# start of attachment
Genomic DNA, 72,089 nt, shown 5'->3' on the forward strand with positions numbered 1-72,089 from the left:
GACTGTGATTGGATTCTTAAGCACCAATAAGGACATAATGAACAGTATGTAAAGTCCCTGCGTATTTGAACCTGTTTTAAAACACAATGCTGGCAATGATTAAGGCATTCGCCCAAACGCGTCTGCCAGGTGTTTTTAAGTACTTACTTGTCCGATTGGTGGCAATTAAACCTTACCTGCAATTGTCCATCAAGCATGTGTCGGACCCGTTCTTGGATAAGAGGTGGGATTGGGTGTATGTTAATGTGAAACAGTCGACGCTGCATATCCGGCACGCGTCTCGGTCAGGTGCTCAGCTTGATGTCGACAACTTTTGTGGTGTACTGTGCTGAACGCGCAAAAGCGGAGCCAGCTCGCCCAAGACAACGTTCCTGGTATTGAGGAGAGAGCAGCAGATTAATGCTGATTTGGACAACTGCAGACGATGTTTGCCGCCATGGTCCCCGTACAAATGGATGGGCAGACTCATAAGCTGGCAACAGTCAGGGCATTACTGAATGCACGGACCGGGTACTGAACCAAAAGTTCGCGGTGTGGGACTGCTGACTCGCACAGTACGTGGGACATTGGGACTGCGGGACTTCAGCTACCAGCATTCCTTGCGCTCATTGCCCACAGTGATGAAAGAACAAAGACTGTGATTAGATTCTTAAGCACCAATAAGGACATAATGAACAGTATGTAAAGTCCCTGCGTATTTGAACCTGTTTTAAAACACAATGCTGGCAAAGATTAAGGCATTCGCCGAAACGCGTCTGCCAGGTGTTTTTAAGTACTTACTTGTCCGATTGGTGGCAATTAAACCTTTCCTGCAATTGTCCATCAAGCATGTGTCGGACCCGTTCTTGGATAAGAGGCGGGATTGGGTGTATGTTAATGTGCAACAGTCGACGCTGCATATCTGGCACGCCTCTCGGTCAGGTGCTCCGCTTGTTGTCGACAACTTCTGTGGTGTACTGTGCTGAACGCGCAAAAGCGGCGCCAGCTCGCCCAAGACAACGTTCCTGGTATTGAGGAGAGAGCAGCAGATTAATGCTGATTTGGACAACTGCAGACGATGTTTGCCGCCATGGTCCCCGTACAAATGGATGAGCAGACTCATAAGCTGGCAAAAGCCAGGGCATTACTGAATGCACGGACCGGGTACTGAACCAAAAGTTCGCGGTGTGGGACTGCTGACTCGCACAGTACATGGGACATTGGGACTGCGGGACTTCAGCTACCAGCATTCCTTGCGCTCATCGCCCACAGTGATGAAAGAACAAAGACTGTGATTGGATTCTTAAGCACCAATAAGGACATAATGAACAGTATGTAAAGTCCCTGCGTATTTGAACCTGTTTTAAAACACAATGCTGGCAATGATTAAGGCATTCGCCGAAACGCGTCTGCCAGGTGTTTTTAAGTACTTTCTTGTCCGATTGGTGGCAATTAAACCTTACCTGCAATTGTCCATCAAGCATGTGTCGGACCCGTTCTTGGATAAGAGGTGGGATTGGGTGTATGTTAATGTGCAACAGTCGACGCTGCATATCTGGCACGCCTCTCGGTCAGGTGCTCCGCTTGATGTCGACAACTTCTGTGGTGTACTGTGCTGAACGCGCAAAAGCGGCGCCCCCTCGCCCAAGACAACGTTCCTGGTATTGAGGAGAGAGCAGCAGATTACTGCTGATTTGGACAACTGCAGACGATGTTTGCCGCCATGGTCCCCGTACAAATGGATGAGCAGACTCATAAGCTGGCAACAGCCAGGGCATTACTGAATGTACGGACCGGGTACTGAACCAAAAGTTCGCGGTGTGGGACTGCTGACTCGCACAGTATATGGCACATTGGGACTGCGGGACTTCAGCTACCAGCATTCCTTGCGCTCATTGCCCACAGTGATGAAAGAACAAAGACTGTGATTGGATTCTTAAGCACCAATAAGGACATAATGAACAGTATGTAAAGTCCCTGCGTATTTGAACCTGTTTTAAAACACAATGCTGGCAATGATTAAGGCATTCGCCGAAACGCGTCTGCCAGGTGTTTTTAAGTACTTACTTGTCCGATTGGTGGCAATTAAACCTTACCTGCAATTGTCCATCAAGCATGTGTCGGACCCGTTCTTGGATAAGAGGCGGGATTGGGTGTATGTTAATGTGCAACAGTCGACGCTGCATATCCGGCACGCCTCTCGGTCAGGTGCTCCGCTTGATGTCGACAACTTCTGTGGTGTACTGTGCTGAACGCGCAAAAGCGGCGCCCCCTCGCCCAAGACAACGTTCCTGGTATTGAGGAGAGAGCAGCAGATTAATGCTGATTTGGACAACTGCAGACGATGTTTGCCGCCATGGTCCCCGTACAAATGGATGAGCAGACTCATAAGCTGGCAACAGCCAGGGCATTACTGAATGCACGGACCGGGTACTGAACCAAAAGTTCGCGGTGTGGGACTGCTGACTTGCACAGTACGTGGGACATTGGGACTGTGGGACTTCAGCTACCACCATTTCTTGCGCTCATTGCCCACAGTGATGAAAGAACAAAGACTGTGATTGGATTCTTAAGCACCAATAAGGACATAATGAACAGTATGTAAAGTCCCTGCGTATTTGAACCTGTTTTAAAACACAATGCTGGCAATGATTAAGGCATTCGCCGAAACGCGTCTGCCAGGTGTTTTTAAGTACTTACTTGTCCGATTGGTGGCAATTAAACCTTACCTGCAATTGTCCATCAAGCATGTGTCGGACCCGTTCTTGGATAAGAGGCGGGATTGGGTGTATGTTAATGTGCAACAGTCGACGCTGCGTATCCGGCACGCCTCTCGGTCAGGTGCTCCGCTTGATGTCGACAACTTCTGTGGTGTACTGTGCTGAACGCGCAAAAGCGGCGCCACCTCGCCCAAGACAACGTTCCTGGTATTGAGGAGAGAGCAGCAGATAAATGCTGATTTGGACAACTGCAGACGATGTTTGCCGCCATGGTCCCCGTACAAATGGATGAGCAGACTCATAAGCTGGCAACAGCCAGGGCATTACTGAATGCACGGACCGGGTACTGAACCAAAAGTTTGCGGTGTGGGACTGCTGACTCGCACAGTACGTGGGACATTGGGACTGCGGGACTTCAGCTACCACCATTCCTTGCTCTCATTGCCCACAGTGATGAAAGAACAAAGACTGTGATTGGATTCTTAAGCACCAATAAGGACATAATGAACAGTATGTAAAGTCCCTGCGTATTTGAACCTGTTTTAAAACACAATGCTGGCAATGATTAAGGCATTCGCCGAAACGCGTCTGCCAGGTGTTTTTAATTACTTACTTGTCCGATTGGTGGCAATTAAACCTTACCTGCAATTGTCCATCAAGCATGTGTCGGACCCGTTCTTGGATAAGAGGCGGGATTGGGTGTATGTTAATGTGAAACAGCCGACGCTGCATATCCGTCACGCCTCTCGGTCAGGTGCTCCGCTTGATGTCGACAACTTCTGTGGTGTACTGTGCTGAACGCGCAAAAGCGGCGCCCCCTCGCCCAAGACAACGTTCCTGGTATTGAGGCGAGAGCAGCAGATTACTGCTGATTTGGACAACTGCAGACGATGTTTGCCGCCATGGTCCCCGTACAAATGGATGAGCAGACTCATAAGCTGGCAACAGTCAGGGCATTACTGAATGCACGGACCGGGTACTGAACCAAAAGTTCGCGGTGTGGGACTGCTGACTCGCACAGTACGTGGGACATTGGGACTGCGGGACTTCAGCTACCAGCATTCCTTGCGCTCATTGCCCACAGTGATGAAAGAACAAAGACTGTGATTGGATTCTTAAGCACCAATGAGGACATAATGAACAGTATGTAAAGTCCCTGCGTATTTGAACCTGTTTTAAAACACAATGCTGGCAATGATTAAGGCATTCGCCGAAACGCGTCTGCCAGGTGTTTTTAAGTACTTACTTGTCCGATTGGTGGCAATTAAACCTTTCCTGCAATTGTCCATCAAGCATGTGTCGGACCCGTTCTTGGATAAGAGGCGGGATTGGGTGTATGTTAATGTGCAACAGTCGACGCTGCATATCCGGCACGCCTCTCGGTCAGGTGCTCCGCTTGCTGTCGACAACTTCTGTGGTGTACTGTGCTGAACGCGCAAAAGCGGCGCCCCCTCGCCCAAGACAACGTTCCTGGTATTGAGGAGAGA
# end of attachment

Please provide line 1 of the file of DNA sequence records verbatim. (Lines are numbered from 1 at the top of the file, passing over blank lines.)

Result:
Genomic DNA, 72,089 nt, shown 5'->3' on the forward strand with positions numbered 1-72,089 from the left: